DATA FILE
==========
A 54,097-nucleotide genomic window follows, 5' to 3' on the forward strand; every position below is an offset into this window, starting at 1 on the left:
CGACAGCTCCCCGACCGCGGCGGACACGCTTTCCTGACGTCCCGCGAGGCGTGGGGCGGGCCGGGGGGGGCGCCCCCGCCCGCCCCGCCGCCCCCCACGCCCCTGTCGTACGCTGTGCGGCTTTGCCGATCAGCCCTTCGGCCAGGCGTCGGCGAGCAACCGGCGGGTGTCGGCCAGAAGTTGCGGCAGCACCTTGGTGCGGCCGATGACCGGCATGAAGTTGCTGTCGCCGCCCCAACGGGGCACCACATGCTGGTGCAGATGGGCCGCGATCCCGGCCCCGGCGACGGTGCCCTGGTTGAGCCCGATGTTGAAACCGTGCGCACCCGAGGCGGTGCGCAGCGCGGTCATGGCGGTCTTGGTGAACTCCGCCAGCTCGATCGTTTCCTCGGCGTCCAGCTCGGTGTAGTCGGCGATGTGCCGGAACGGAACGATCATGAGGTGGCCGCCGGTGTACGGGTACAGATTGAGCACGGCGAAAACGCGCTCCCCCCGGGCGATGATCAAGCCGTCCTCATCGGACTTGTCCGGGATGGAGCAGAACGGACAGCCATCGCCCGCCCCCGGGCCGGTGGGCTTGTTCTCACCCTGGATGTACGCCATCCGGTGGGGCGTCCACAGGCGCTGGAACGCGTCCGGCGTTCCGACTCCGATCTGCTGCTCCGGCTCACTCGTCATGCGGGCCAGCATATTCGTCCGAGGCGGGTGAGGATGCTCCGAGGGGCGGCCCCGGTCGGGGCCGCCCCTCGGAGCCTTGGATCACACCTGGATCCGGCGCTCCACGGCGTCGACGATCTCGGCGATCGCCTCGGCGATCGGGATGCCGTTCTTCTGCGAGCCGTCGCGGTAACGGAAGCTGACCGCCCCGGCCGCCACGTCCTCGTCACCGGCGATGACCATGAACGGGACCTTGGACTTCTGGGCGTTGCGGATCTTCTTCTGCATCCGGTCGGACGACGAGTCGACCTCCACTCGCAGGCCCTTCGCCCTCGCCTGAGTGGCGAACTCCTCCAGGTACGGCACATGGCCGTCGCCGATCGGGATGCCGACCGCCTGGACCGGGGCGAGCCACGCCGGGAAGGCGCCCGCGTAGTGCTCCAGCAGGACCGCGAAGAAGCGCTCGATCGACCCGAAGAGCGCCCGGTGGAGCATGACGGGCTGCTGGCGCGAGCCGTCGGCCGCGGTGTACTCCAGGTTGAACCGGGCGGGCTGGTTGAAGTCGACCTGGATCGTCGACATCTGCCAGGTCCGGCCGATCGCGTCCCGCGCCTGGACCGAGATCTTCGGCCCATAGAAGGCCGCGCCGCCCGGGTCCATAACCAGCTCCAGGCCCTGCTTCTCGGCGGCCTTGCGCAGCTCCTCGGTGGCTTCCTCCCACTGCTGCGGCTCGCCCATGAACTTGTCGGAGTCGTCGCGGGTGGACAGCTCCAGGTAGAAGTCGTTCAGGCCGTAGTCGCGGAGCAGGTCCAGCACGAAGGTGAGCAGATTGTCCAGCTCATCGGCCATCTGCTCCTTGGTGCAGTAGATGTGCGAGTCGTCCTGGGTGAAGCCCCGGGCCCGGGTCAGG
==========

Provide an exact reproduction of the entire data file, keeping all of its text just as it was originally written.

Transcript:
A 54,097-nucleotide genomic window follows, 5' to 3' on the forward strand; every position below is an offset into this window, starting at 1 on the left:
CGACAGCTCCCCGACCGCGGCGGACACGCTTTCCTGACGTCCCGCGAGGCGTGGGGCGGGCCGGGGGGGGCGCCCCCGCCCGCCCCGCCGCCCCCCACGCCCCTGTCGTACGCTGTGCGGCTTTGCCGATCAGCCCTTCGGCCAGGCGTCGGCGAGCAACCGGCGGGTGTCGGCCAGAAGTTGCGGCAGCACCTTGGTGCGGCCGATGACCGGCATGAAGTTGCTGTCGCCGCCCCAACGGGGCACCACATGCTGGTGCAGATGGGCCGCGATCCCGGCCCCGGCGACGGTGCCCTGGTTGAGCCCGATGTTGAAACCGTGCGCACCCGAGGCGGTGCGCAGCGCGGTCATGGCGGTCTTGGTGAACTCCGCCAGCTCGATCGTTTCCTCGGCGTCCAGCTCGGTGTAGTCGGCGATGTGCCGGAACGGAACGATCATGAGGTGGCCGCCGGTGTACGGGTACAGATTGAGCACGGCGAAAACGCGCTCCCCCCGGGCGATGATCAAGCCGTCCTCATCGGACTTGTCCGGGATGGAGCAGAACGGACAGCCATCGCCCGCCCCCGGGCCGGTGGGCTTGTTCTCACCCTGGATGTACGCCATCCGGTGGGGCGTCCACAGGCGCTGGAACGCGTCCGGCGTTCCGACTCCGATCTGCTGCTCCGGCTCACTCGTCATGCGGGCCAGCATATTCGTCCGAGGCGGGTGAGGATGCTCCGAGGGGCGGCCCCGGTCGGGGCCGCCCCTCGGAGCCTTGGATCACACCTGGATCCGGCGCTCCACGGCGTCGACGATCTCGGCGATCGCCTCGGCGATCGGGATGCCGTTCTTCTGCGAGCCGTCGCGGTAACGGAAGCTGACCGCCCCGGCCGCCACGTCCTCGTCACCGGCGATGACCATGAACGGGACCTTGGACTTCTGGGCGTTGCGGATCTTCTTCTGCATCCGGTCGGACGACGAGTCGACCTCCACTCGCAGGCCCTTCGCCCTCGCCTGAGTGGCGAACTCCTCCAGGTACGGCACATGGCCGTCGCCGATCGGGATGCCGACCGCCTGGACCGGGGCGAGCCACGCCGGGAAGGCGCCCGCGTAGTGCTCCAGCAGGACCGCGAAGAAGCGCTCGATCGACCCGAAGAGCGCCCGGTGGAGCATGACGGGCTGCTGGCGCGAGCCGTCGGCCGCGGTGTACTCCAGGTTGAACCGGGCGGGCTGGTTGAAGTCGACCTGGATCGTCGACATCTGCCAGGTCCGGCCGATCGCGTCCCGCGCCTGGACCGAGATCTTCGGCCCATAGAAGGCCGCGCCGCCCGGGTCCATAACCAGCTCCAGGCCCTGCTTCTCGGCGGCCTTGCGCAGCTCCTCGGTGGCTTCCTCCCACTGCTGCGGCTCGCCCATGAACTTGTCGGAGTCGTCGCGGGTGGACAGCTCCAGGTAGAAGTCGTTCAGGCCGTAGTCGCGGAGCAGGTCCAGCACGAAGGTGAGCAGATTGTCCAGCTCATCGGCCATCTGCTCCTTGGTGCAGTAGATGTGCGAGTCGTCCTGGGTGAAGCCCCGGGCCCGGGTCAGG